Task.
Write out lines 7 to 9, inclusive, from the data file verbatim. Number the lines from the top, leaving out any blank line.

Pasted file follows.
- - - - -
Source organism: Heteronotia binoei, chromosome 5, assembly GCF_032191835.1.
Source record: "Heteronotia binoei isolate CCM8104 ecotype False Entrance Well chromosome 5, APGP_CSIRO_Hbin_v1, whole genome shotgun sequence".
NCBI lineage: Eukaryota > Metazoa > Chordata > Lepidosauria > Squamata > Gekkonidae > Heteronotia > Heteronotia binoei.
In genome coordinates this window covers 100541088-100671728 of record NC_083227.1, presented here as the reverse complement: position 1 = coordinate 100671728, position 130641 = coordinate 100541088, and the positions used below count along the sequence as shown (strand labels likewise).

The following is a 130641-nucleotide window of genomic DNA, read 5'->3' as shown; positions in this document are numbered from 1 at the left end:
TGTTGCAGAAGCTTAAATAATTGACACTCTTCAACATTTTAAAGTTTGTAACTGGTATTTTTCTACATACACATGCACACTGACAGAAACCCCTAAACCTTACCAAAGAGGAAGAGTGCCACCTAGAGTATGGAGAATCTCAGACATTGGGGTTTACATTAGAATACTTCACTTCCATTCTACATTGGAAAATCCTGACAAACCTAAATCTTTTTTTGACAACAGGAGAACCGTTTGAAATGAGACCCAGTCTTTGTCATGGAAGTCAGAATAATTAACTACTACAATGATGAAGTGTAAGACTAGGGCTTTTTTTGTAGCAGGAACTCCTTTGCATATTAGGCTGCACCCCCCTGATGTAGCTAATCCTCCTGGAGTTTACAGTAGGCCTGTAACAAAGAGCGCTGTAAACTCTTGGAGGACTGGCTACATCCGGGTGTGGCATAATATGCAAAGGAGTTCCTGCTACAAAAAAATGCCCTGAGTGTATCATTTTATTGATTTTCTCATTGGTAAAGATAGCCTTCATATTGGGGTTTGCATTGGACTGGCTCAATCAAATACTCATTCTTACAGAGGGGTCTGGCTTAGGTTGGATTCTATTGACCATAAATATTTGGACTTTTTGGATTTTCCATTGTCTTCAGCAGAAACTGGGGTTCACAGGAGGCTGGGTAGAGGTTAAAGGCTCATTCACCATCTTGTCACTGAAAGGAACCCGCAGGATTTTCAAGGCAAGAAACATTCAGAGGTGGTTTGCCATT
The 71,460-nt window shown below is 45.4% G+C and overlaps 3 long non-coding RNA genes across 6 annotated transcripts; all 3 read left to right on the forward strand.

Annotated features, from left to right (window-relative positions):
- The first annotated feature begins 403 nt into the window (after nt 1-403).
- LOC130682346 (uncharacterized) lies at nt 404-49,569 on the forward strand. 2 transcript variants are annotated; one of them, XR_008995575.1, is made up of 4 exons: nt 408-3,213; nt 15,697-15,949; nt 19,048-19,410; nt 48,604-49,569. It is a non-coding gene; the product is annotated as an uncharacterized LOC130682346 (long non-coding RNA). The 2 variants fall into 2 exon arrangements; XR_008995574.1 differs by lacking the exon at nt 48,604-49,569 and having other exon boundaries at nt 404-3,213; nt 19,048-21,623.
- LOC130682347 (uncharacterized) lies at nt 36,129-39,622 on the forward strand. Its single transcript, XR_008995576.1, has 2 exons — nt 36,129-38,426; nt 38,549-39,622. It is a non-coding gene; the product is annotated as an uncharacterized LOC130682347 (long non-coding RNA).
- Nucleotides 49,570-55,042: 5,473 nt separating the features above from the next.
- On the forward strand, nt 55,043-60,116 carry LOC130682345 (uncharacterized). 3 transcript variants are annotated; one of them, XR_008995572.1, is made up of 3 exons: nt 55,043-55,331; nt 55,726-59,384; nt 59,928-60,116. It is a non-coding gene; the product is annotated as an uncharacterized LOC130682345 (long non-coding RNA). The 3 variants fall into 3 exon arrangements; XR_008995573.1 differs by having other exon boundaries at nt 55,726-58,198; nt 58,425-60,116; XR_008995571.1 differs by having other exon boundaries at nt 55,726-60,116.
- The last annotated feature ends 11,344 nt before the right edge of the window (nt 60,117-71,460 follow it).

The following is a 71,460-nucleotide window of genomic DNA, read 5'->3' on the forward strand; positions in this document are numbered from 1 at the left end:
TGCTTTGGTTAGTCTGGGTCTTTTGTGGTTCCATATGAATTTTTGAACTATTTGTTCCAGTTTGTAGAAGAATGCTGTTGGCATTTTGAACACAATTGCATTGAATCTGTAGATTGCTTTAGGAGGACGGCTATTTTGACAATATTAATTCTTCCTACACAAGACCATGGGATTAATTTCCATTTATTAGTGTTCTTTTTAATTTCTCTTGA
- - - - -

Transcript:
The 71,460-nt window shown below is 45.4% G+C and overlaps 3 long non-coding RNA genes across 6 annotated transcripts; all 3 read left to right on the forward strand.

Annotated features, from left to right (window-relative positions):
- The first annotated feature begins 403 nt into the window (after nt 1-403).